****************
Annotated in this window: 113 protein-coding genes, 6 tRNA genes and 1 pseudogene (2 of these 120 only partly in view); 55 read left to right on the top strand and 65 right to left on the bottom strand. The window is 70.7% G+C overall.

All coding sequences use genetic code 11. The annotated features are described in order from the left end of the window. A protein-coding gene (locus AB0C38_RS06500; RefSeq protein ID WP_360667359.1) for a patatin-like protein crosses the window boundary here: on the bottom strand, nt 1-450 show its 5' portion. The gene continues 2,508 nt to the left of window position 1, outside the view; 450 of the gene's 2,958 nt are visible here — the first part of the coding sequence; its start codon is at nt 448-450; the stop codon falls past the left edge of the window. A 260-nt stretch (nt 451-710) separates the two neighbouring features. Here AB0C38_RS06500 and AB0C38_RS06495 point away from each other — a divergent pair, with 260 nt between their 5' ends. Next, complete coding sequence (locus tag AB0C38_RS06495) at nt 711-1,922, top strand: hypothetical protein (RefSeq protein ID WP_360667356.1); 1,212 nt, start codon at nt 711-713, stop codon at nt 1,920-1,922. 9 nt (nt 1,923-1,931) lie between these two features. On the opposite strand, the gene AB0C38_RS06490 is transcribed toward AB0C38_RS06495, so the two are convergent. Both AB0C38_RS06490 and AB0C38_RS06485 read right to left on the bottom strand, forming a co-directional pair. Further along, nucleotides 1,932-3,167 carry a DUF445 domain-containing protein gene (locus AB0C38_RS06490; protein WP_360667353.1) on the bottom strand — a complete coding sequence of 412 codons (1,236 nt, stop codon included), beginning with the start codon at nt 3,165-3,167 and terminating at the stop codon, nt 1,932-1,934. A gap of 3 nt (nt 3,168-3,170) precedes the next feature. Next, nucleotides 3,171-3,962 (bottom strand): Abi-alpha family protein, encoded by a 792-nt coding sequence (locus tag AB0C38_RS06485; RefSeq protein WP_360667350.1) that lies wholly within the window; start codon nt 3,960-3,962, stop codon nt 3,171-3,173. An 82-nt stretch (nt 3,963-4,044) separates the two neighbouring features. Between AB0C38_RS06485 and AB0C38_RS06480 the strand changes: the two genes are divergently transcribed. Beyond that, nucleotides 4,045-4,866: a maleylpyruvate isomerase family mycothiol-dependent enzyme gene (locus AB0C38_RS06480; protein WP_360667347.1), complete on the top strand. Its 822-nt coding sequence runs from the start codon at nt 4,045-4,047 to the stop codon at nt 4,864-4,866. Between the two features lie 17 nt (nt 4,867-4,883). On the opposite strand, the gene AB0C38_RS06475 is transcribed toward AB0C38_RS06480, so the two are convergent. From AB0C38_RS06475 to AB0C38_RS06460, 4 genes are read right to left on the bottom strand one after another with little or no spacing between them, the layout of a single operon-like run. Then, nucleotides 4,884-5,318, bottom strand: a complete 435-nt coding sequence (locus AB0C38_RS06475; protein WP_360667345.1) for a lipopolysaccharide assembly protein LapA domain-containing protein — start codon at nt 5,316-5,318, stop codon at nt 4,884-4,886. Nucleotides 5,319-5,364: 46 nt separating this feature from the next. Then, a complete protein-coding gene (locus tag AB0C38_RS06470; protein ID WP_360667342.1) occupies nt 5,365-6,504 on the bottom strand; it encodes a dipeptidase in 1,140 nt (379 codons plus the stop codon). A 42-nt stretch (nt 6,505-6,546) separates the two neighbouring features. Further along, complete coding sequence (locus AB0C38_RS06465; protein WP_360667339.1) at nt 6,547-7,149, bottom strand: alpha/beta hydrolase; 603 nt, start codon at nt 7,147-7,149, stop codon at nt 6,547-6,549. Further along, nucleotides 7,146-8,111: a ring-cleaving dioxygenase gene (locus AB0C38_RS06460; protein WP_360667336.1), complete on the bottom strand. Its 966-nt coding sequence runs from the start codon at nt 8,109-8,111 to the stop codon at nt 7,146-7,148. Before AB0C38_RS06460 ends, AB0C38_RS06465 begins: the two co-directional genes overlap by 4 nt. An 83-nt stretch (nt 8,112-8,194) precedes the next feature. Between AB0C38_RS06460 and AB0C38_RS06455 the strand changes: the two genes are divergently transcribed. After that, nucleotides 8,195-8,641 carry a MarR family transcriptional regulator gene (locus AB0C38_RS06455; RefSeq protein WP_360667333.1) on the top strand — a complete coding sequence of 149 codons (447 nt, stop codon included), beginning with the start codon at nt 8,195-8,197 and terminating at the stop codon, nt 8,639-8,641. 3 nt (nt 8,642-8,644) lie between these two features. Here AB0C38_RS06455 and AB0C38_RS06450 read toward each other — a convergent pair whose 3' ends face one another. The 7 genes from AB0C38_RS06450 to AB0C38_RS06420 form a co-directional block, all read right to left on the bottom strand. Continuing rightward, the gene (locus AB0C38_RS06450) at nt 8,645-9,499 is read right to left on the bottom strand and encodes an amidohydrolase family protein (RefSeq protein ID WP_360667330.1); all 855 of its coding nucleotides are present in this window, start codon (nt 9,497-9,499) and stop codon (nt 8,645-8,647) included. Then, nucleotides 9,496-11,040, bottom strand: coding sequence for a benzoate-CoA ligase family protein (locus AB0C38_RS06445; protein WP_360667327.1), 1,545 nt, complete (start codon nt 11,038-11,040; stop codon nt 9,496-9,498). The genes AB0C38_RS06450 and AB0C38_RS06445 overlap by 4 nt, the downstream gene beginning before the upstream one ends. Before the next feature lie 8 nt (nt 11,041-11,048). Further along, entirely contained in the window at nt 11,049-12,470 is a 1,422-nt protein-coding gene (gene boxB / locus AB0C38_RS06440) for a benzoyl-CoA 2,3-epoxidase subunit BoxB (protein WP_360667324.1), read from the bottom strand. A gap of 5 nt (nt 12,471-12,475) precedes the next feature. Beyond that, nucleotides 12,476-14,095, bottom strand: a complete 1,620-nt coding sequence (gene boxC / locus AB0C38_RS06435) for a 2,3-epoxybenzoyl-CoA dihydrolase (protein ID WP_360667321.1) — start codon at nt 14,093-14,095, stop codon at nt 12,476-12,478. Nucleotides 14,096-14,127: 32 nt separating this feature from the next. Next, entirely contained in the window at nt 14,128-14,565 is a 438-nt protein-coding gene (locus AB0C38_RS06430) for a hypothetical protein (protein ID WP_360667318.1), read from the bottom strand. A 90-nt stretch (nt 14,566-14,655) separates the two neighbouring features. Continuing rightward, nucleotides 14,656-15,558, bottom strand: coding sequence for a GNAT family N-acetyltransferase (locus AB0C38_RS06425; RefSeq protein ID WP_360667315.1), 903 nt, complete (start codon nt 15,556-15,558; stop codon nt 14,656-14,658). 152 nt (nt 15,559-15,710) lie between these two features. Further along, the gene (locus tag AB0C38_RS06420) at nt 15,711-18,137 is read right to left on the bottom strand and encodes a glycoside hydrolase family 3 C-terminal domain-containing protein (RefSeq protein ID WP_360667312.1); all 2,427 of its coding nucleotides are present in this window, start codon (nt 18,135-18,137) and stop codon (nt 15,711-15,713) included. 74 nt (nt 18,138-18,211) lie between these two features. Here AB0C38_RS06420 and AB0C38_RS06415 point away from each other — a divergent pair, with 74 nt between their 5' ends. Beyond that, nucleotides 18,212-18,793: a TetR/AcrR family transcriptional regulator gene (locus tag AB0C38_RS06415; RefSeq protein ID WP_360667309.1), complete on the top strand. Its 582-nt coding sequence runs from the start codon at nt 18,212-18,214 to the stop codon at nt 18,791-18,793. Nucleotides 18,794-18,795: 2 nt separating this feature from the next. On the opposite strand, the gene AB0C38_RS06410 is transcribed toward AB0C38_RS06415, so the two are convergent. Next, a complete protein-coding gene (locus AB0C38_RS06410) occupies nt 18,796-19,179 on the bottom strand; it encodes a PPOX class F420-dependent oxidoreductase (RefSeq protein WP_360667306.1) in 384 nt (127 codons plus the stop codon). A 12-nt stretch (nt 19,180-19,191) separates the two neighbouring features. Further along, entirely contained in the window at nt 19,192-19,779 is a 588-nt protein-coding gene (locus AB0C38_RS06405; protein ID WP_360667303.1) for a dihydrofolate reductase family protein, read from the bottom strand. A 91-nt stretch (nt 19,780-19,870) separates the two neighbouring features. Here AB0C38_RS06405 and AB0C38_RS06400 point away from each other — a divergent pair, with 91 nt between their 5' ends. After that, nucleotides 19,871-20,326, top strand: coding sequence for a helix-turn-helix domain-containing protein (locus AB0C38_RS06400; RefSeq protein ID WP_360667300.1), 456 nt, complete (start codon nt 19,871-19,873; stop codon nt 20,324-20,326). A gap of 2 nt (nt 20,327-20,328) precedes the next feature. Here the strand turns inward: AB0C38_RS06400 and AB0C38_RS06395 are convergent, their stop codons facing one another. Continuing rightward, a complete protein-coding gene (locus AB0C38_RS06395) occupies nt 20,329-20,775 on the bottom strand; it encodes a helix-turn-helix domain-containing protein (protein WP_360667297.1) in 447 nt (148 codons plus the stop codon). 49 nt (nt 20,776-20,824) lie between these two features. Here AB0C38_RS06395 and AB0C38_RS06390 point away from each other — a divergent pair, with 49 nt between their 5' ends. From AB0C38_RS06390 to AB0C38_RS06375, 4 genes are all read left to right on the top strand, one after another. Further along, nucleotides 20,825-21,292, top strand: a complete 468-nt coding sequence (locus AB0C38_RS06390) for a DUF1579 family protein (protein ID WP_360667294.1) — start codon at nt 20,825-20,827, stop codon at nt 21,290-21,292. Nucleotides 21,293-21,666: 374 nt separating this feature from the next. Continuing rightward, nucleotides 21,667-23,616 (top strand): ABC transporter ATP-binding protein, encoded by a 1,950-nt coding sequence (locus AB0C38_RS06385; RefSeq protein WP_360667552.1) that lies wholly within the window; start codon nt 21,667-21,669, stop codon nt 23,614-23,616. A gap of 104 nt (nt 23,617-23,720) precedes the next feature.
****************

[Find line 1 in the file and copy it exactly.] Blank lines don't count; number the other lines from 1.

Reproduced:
Annotated in this window: 113 protein-coding genes, 6 tRNA genes and 1 pseudogene (2 of these 120 only partly in view); 55 read left to right on the top strand and 65 right to left on the bottom strand. The window is 70.7% G+C overall.